3) To recap numbers one and two: we become aware of our disordered hearts and where we can find true and lasting joy. Then we learn the specifics of how to pray from the prayer that Jesus taught us.  Jesus gave us this prayer and we can model our own prayers on it. It contains "adoration, petition, thanksgiving, confession" (87). We want our own prayers to line up with it. If we pray that God will make us wealthy, powerful, famous, but only because we want these things for themselves, and not to benefit others or seek God's will, then we will find that our requests aren't lining up with the Lord's Prayer. (I'm a little muddy on the diction of the Augustine passage he quotes here, so I hope I'm grasping the essential point clearly.) I think the point is that, if we model our prayer on Jesus', we will begin to see where our prayers fall short and where they need to be reshaped.

4) Even after we put all these things in place, however, there is still the trouble of knowing how and what to pray in dark times. "Even the most godly Christians can't be sure what to ask for when we are enmeshed in difficulties and suffering," writes Keller (87). We know that sometimes sufferings can actually benefit us (because God is in the business of redeeming them, I would add) but they are still hard. So do we pray that God takes the hard thing away? Or that he gives us strength to get through it? The answer seems to be both/and. Augustine points to Jesus' prayer in Gethsemane, when he asks his Father to take away the cup of suffering, but then says "nevertheless, not my will but thine be done." Augustine also points to Romans 8, reminding his prayer correspondent that the Spirit guides our groaning prayers when we can't find the words, and that God still hears our prayers, even though they are imperfect. We are told to pour out our hearts to him, remembering that he is good and wise. Sufferings can even become a "shield" to us, according to Augustine, because they defend us from the illusion that we can be self-sufficient. Instead, we can have a rich prayer life marked by passion, one that helps us to find peace no matter what is going on around us.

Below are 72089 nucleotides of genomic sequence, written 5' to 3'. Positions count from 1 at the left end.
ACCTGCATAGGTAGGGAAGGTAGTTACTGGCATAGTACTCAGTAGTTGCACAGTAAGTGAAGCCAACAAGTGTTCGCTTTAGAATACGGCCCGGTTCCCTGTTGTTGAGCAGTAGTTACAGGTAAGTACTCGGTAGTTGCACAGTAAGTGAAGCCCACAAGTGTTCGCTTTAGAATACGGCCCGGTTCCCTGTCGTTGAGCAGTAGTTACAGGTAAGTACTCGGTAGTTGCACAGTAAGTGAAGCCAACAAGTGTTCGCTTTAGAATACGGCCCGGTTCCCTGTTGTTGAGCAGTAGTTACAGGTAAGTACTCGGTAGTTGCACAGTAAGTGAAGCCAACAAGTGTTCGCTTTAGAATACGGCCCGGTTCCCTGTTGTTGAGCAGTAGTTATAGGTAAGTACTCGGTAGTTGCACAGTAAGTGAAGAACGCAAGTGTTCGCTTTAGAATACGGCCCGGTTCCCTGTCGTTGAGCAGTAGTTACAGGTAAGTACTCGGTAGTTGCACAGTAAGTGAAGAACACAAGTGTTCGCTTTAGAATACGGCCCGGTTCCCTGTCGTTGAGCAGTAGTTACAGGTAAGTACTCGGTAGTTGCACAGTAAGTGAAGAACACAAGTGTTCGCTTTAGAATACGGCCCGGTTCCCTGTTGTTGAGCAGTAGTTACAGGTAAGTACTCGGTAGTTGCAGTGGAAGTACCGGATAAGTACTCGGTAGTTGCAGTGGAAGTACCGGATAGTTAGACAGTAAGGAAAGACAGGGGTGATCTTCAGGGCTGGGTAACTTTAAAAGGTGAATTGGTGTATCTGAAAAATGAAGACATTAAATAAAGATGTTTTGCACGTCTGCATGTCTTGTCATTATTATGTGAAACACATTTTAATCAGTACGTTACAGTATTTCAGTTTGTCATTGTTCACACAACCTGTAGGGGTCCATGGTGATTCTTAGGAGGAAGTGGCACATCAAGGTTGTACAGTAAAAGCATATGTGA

I find myself chewing on these four basic principles in the context of my own life and my daughter's questions about prayer. I think the first point, that we need to recognize and acknowledge our own disorderedness, sounds like bad news when we first consider it but actually is wonderful news. We don't have to hide who we are from God. And the fact that our loves are disordered (and they will be, because it's part of being human and broken and living in a world broken by sin) does not disqualify us in any way from praying!